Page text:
|Volume 6, Number 11||November, 2008|
Welcome to the Picture Rocks Digest,
a free newsletter about issues and events in the community. The print
version of this all-volunteer publication is distributed at area
businesses and community sites. If you have calendar events or news
items, or if you would like to be added to our email
list, please contact us at PictureRocksDigest@comcast.net.
The Picture Rocks Digest is a publication of Citizens for Picture Rocks, Inc., a nonprofit 501(c)(4) civic organization dedicated to improving the quality of life in the community. Citizens for Picture Rocks meets the third Tuesday of each month at 7:00 pm in the Picture Rocks Community Center, 5615 N. Sanders Road. Meetings are free and open to the public. The next meeting is November 18, 2008. Everyone is welcome to attend. Membership not required, but highly recommended!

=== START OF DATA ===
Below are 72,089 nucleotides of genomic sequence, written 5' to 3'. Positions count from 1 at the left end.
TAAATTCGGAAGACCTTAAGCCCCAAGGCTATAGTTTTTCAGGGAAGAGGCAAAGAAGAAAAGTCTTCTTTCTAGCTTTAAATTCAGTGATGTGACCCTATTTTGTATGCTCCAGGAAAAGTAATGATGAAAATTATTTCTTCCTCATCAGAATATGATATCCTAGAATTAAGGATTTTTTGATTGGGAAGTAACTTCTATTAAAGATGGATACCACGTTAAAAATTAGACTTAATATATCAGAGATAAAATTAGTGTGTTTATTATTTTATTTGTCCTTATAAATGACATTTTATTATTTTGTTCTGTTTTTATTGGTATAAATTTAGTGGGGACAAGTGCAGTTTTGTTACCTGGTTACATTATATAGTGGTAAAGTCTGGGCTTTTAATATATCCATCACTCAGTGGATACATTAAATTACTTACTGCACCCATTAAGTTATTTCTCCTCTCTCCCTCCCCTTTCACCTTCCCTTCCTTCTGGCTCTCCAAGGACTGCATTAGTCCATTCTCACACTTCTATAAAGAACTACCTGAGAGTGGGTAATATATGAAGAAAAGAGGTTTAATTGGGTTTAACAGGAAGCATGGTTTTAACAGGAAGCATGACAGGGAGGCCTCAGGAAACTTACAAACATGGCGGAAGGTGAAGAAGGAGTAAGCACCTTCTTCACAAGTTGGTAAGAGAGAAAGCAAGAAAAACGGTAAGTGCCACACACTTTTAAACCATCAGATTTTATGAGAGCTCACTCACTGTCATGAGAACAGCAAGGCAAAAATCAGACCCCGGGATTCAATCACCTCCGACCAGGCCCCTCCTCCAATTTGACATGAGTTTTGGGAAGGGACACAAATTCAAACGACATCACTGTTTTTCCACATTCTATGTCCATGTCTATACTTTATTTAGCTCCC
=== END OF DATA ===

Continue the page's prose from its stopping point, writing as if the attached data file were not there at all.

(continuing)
Citizens for Picture Rocks held its Annual Meeting on Oct. 21. The
major order of business was election of two Board members and officers.
The terms of Board members Kaitlin Meadows and Karen Zopf were up, and
neither sought reelection. Jamie Kisthardt and Keith Winans were each
elected to serve three-year terms on the Board. Mike Lytle resigned
from the Board and Kaitlin Meadows was nominated and elected to finish
his term, which has two years left.
Officers elected by acclamation were: Kaitlin Meadows, President; Tom Allen, Vice President; Jamie Kisthardt, Secretary; Keith Winans, Treasurer; and Greg Mattison, Member-at-large. Robin Nicholson volunteered to take over membership duties.
In another action, the membership voted unanimously to reduce and simplify the dues structure to $20/year for individuals or $25/year for a family, effective each May, and pro-rated for joining later in the year. The dues waiver for volunteer work was eliminated.